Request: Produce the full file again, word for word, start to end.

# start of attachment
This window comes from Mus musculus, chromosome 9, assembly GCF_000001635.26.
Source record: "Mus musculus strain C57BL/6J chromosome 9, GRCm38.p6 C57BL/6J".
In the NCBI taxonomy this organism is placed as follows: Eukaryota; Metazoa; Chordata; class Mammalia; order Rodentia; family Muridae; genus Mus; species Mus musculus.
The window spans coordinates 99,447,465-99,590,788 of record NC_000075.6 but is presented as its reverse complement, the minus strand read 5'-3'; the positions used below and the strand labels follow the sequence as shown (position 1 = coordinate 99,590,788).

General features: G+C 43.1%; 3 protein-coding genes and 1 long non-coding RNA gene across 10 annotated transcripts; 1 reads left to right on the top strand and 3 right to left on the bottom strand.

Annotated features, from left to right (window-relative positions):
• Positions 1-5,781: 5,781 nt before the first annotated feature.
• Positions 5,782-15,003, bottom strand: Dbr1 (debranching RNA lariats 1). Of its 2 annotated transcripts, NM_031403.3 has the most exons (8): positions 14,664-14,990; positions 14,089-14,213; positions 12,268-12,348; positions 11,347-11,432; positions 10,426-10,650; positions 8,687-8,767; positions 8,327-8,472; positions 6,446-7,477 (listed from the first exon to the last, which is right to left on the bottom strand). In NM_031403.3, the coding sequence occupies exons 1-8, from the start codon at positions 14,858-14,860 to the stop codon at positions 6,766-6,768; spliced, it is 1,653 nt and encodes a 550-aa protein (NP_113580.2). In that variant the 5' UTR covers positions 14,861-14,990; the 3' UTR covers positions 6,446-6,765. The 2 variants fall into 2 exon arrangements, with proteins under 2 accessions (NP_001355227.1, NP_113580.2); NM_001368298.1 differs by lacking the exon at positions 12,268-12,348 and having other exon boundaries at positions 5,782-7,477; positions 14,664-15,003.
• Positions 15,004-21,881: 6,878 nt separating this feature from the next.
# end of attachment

This window comes from Mus musculus, chromosome 9, assembly GCF_000001635.26.
Source record: "Mus musculus strain C57BL/6J chromosome 9, GRCm38.p6 C57BL/6J".
In the NCBI taxonomy this organism is placed as follows: Eukaryota; Metazoa; Chordata; class Mammalia; order Rodentia; family Muridae; genus Mus; species Mus musculus.
The window spans coordinates 99,447,465-99,590,788 of record NC_000075.6 but is presented as its reverse complement, the minus strand read 5'-3'; the positions used below and the strand labels follow the sequence as shown (position 1 = coordinate 99,590,788).

General features: G+C 43.1%; 3 protein-coding genes and 1 long non-coding RNA gene across 10 annotated transcripts; 1 reads left to right on the top strand and 3 right to left on the bottom strand.

Annotated features, from left to right (window-relative positions):
• Positions 1-5,781: 5,781 nt before the first annotated feature.
• Positions 5,782-15,003, bottom strand: Dbr1 (debranching RNA lariats 1). Of its 2 annotated transcripts, NM_031403.3 has the most exons (8): positions 14,664-14,990; positions 14,089-14,213; positions 12,268-12,348; positions 11,347-11,432; positions 10,426-10,650; positions 8,687-8,767; positions 8,327-8,472; positions 6,446-7,477 (listed from the first exon to the last, which is right to left on the bottom strand). In NM_031403.3, the coding sequence occupies exons 1-8, from the start codon at positions 14,858-14,860 to the stop codon at positions 6,766-6,768; spliced, it is 1,653 nt and encodes a 550-aa protein (NP_113580.2). In that variant the 5' UTR covers positions 14,861-14,990; the 3' UTR covers positions 6,446-6,765. The 2 variants fall into 2 exon arrangements, with proteins under 2 accessions (NP_001355227.1, NP_113580.2); NM_001368298.1 differs by lacking the exon at positions 12,268-12,348 and having other exon boundaries at positions 5,782-7,477; positions 14,664-15,003.
• Positions 15,004-21,881: 6,878 nt separating this feature from the next.